Remember just a few years ago when only your doctor knew your medical history? Today, with large-scale digitisation and shaky print security, it’s not just doctors but hospital employees, contractors, and agents who can sneak a peek into your confidential medical records. Sounds like confidentiality’s just flown out the window, right?
Across the globe, the health care industry is a target for hackers, and that means one thing—there’s an immediate need to protect the files, prescription records, insurance, and billing details of every patient.
Digitisation + medical records = vulnerabilities
Digitisation is taking over operations around the globe, and the concerns about cybersecurity are not unfounded. Recent ransomware attacks, like WannaCry and Petya, are the perfect indicators of just how vulnerable our health care systems have become. Want to get technical? WannaCry alone affected 200,000 machines in 150 countries, devastating the UK’s National Health Service (NHS). Cyber attacks have become more frequent and sophisticated than ever, and they’re only going to increase in number. In fact, IDC recently predicted that ransomware attacks on the health care industry are likely to double by 2018.
After all, the consequences of cyber fraud in health care are more than just the (obvious) financial damage. A stolen credit card can be canceled and replaced with a new one, but medical records can be compromised for years—potentially putting patients’ lives at risk and leading to fatal consequences.
Warning: Your medical records are a one-stop shop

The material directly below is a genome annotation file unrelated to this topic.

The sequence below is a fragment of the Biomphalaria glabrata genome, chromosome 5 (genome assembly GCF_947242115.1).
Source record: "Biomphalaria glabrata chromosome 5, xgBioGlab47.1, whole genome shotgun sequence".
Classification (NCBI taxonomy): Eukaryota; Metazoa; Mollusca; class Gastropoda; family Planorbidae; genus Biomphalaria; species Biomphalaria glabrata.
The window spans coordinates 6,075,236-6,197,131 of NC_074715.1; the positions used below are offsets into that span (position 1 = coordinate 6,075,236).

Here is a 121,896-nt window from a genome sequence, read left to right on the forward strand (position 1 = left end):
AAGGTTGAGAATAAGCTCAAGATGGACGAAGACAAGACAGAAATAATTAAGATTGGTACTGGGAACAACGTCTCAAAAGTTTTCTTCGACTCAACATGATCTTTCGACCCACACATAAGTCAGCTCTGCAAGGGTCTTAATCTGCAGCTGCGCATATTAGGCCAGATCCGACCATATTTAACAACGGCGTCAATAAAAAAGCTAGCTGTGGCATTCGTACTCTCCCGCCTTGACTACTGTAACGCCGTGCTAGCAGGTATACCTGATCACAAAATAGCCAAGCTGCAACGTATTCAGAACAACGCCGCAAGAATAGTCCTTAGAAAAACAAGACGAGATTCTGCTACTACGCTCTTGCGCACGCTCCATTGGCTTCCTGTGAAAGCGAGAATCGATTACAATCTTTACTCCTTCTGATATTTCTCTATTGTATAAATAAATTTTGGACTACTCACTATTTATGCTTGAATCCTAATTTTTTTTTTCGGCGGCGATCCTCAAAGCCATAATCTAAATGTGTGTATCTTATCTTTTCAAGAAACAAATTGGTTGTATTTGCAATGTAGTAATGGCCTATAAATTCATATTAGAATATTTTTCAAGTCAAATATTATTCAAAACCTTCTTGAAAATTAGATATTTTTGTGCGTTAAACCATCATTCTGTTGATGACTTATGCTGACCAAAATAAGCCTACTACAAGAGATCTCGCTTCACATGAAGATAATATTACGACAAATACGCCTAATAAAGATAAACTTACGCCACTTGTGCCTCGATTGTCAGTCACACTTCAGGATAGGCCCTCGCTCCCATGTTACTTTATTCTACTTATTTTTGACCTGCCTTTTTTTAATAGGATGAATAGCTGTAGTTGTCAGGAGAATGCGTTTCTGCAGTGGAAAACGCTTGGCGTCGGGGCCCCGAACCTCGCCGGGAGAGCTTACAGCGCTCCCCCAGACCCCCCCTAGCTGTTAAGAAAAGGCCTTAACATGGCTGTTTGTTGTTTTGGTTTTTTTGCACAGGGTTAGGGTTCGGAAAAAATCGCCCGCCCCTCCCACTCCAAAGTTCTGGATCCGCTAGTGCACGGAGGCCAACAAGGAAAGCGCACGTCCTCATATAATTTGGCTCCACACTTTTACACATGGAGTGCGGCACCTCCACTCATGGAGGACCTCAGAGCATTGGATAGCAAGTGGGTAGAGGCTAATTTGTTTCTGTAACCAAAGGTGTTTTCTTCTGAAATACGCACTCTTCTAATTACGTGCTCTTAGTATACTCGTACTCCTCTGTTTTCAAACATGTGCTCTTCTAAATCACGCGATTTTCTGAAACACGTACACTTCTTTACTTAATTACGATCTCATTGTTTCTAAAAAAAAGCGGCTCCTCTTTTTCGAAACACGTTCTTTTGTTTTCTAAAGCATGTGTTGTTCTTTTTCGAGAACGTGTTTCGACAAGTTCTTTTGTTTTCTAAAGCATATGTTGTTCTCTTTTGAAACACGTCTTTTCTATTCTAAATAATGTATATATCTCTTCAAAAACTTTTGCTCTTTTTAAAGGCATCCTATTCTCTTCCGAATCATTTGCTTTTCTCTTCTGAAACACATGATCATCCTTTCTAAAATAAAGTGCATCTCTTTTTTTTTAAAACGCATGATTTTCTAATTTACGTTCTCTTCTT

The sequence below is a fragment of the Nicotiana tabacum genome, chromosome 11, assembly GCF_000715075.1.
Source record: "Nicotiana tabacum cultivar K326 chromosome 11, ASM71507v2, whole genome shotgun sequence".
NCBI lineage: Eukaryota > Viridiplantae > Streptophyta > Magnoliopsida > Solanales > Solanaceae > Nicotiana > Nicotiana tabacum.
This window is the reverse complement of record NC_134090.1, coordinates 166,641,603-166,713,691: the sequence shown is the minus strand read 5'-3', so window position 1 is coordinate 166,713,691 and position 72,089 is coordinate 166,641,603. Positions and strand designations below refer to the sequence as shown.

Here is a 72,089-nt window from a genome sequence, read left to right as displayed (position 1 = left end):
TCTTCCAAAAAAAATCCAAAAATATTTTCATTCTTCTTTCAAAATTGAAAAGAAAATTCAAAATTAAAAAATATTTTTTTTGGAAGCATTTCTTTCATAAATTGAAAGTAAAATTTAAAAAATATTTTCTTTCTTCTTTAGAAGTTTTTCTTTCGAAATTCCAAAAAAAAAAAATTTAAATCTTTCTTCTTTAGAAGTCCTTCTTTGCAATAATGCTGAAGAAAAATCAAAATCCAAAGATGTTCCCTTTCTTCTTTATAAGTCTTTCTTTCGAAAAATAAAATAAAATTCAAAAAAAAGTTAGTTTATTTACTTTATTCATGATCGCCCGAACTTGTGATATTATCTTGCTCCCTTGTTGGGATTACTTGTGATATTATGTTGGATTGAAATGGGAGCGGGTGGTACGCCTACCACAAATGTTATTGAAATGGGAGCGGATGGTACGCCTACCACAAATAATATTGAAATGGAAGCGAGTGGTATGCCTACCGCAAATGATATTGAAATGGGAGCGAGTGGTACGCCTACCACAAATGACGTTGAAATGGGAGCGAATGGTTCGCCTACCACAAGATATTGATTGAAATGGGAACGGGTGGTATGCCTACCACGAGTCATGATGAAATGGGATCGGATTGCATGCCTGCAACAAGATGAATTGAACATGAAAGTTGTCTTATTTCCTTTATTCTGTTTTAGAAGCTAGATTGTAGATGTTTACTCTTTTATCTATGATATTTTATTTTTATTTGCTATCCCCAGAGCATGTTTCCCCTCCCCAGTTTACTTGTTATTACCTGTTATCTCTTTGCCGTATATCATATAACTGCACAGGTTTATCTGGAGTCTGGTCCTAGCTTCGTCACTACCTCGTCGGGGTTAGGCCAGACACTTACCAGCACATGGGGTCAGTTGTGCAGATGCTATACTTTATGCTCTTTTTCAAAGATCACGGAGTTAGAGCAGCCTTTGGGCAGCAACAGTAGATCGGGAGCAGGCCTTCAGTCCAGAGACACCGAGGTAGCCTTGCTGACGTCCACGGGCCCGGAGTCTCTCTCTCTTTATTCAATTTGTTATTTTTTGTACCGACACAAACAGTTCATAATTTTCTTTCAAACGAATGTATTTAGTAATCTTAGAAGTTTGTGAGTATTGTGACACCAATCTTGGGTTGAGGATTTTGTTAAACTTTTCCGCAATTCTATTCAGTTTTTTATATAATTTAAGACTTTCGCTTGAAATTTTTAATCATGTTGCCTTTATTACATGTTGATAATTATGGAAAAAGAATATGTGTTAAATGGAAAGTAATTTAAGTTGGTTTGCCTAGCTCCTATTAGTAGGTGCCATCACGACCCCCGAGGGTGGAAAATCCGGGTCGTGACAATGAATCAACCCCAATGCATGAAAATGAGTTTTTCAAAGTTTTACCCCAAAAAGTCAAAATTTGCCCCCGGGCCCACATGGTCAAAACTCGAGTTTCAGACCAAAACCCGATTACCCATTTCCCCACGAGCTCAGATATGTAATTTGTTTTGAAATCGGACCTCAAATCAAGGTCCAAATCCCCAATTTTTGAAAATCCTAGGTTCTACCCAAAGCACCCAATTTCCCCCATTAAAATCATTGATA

We all know that medical records contain extremely confidential information about your illnesses and medicines. But that’s not all—they also include crucial financial data, like your credit card numbers, medical bills, insurance details, and other information that hackers can secretly breach.
The hard trust is a data breach in the health care industry can be way more devastating than a breach in the financial sector. Medical records contain some valuable personal information—pretty much everything that data hackers want—making them ideal targets to grab large amounts of information in one place. For an industry that thrives on trust, data theft can severely hurt a reputation, so it’s a no-brainer—security is a nonnegotiable in the health care industry, and everyone needs to take measures to enhance security across the board.
Back up and lock down
What do you need to do? To start, health care companies should incorporate well-defined security mechanisms at all levels. Update your existing system security and train your workers. And don’t forget, data encryption is emerging as a crucial technology that can protect data, reduce vulnerability to attacks, and ensure that access to confidential data is restricted to authorised personnel only.
When it comes to health care, it’s more important than ever for organisations to introduce a comprehensive backup plan and have a recovery process in place if the worst-case scenario happens—the dreaded cybersecurity breach.
Is printer security a blind spot in your network?
Any device that comes into contact with your office systems needs to be secured, whether it’s a new computer or an old-and-forgotten printer. But here’s something you probably didn’t know—while these items are the least suspected office weak points, they actually have the potential to be the most damaging. Turns out, they can open up the entire network to vulnerabilities. It’s easy to overlook printer security, and many organisations don’t think they need to secure their print infrastructure at all.
In reality, an old printer can actually be the weakest link in your network. When experts believe that print security is just as critical as the security of any other device on the network, it’s time to pay attention. A multifunction printer can detect, protect, and automatically self-heal in the case of an attack. When it’s that easy, you don’t have to let a printer be the last blind spot in your IT security strategy.
As the health care industry modernises, it needs to keep potential hackers in mind. Encrypt your data and regularly train your workforce to enhance overall security and keep the health care industry healthy. Most importantly, don’t forget that ensuring the security of all devices—even the print infrastructure—can keep hackers out and patient information hidden.